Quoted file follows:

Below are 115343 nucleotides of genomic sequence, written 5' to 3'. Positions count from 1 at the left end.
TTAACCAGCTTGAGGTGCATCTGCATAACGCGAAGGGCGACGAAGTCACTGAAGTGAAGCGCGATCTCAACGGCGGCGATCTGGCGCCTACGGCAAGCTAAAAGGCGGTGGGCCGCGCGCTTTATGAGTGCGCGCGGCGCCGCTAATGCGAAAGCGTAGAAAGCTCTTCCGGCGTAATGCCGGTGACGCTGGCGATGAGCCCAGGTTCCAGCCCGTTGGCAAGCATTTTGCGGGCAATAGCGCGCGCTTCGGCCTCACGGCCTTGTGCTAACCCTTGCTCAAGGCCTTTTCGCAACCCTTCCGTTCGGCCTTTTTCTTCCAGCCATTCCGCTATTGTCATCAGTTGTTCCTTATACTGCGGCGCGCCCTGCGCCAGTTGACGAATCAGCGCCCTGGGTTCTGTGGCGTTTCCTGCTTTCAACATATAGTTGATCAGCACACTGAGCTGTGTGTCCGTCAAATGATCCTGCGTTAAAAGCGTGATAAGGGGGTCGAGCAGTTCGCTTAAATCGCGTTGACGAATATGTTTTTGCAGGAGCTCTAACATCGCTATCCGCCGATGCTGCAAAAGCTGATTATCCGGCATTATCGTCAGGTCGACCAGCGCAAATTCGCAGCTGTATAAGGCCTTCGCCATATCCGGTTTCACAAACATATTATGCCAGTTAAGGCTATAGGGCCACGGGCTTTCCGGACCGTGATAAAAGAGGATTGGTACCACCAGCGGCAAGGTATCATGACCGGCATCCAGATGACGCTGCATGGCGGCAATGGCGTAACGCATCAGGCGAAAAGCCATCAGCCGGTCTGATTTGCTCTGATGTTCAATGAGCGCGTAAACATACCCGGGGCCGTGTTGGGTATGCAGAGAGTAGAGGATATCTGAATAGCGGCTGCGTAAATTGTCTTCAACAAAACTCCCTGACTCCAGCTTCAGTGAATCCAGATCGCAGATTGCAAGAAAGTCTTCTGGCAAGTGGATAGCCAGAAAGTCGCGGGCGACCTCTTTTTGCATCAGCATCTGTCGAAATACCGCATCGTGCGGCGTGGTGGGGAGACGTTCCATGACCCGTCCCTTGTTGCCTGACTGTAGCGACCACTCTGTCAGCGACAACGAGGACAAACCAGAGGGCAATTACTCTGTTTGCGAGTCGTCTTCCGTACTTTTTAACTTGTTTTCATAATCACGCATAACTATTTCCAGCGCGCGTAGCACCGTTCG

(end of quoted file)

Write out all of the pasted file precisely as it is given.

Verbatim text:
Below are 115343 nucleotides of genomic sequence, written 5' to 3'. Positions count from 1 at the left end.
TTAACCAGCTTGAGGTGCATCTGCATAACGCGAAGGGCGACGAAGTCACTGAAGTGAAGCGCGATCTCAACGGCGGCGATCTGGCGCCTACGGCAAGCTAAAAGGCGGTGGGCCGCGCGCTTTATGAGTGCGCGCGGCGCCGCTAATGCGAAAGCGTAGAAAGCTCTTCCGGCGTAATGCCGGTGACGCTGGCGATGAGCCCAGGTTCCAGCCCGTTGGCAAGCATTTTGCGGGCAATAGCGCGCGCTTCGGCCTCACGGCCTTGTGCTAACCCTTGCTCAAGGCCTTTTCGCAACCCTTCCGTTCGGCCTTTTTCTTCCAGCCATTCCGCTATTGTCATCAGTTGTTCCTTATACTGCGGCGCGCCCTGCGCCAGTTGACGAATCAGCGCCCTGGGTTCTGTGGCGTTTCCTGCTTTCAACATATAGTTGATCAGCACACTGAGCTGTGTGTCCGTCAAATGATCCTGCGTTAAAAGCGTGATAAGGGGGTCGAGCAGTTCGCTTAAATCGCGTTGACGAATATGTTTTTGCAGGAGCTCTAACATCGCTATCCGCCGATGCTGCAAAAGCTGATTATCCGGCATTATCGTCAGGTCGACCAGCGCAAATTCGCAGCTGTATAAGGCCTTCGCCATATCCGGTTTCACAAACATATTATGCCAGTTAAGGCTATAGGGCCACGGGCTTTCCGGACCGTGATAAAAGAGGATTGGTACCACCAGCGGCAAGGTATCATGACCGGCATCCAGATGACGCTGCATGGCGGCAATGGCGTAACGCATCAGGCGAAAAGCCATCAGCCGGTCTGATTTGCTCTGATGTTCAATGAGCGCGTAAACATACCCGGGGCCGTGTTGGGTATGCAGAGAGTAGAGGATATCTGAATAGCGGCTGCGTAAATTGTCTTCAACAAAACTCCCTGACTCCAGCTTCAGTGAATCCAGATCGCAGATTGCAAGAAAGTCTTCTGGCAAGTGGATAGCCAGAAAGTCGCGGGCGACCTCTTTTTGCATCAGCATCTGTCGAAATACCGCATCGTGCGGCGTGGTGGGGAGACGTTCCATGACCCGTCCCTTGTTGCCTGACTGTAGCGACCACTCTGTCAGCGACAACGAGGACAAACCAGAGGGCAATTACTCTGTTTGCGAGTCGTCTTCCGTACTTTTTAACTTGTTTTCATAATCACGCATAACTATTTCCAGCGCGCGTAGCACCGTTCG